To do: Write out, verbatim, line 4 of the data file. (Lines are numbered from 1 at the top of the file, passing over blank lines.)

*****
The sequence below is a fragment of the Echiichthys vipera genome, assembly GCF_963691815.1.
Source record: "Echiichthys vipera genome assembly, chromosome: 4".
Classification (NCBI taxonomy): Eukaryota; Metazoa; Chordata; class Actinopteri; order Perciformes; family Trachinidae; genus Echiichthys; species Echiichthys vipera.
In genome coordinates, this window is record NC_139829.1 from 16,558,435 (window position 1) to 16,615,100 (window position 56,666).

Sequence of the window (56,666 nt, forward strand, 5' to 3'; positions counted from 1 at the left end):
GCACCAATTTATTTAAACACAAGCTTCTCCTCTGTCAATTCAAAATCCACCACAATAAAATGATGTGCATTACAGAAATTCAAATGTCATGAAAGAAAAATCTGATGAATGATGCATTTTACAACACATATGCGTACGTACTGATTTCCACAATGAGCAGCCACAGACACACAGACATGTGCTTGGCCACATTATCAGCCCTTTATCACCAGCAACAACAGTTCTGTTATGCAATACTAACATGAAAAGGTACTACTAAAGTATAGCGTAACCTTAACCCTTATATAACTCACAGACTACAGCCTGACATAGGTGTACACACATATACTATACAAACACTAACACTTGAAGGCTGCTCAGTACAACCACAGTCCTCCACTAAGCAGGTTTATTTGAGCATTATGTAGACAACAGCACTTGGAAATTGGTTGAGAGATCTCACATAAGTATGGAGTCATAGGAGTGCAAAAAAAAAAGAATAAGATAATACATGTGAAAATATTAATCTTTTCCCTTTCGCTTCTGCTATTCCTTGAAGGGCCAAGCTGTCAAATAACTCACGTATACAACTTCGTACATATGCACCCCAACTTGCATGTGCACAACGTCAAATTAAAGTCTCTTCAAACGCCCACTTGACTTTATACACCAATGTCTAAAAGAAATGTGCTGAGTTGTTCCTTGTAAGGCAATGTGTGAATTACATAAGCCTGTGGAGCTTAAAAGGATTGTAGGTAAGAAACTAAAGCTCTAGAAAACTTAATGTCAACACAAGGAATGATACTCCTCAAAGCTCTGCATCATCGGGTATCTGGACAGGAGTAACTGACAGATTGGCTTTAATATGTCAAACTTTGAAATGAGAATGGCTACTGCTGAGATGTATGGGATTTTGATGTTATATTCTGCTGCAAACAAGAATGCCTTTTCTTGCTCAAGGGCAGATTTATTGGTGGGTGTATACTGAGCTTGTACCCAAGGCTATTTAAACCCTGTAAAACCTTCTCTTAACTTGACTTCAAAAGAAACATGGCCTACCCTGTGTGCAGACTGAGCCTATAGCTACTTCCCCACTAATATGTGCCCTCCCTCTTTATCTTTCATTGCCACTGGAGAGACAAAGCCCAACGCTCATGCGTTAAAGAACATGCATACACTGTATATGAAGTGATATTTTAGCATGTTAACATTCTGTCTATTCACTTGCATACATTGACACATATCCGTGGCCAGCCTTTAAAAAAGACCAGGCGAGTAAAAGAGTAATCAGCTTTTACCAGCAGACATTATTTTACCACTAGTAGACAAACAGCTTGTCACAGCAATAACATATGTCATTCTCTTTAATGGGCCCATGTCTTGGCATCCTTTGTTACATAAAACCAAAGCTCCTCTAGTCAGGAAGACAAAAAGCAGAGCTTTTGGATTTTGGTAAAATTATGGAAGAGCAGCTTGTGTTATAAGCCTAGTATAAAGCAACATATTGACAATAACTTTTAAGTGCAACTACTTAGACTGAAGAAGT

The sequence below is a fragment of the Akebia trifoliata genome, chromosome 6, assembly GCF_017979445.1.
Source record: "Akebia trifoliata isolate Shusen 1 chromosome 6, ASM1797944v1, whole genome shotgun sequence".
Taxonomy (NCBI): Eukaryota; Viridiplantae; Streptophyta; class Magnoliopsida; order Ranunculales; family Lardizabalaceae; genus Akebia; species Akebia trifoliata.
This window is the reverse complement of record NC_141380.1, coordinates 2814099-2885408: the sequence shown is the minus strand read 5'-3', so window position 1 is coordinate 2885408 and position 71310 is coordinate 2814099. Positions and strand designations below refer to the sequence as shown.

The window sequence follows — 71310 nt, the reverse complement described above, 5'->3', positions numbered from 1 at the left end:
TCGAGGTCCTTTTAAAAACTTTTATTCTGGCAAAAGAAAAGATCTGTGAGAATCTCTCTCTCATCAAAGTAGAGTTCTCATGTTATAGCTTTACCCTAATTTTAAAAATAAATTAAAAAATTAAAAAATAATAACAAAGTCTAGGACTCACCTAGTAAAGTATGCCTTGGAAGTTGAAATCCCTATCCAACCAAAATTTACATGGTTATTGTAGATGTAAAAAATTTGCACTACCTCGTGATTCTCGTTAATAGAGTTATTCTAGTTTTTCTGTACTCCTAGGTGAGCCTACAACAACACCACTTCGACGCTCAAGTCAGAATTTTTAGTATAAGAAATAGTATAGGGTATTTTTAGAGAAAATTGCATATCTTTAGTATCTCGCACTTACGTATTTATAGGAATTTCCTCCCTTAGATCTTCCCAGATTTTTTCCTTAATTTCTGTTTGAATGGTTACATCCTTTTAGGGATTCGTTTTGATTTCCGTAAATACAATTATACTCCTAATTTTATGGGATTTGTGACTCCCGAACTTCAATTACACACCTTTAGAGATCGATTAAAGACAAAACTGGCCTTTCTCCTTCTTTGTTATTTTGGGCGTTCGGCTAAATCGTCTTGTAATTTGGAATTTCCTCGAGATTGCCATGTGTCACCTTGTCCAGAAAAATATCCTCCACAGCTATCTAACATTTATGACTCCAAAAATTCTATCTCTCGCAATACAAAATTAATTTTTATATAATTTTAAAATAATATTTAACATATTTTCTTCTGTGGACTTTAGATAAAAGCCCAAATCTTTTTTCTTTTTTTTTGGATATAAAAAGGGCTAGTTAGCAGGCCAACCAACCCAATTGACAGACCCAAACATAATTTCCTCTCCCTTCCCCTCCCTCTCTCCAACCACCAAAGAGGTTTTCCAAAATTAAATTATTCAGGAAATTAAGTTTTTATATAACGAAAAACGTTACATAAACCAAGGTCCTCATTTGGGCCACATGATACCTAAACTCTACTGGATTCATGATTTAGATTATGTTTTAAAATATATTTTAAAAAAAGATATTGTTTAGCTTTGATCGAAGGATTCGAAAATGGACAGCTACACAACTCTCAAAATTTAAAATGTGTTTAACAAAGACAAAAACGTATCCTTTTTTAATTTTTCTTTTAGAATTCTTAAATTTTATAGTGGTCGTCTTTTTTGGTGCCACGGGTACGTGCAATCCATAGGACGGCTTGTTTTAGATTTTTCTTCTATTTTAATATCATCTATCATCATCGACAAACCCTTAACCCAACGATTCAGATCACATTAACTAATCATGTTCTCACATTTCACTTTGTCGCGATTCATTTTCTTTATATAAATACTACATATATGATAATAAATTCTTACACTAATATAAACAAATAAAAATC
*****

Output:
In genome coordinates, this window is record NC_139829.1 from 16,558,435 (window position 1) to 16,615,100 (window position 56,666).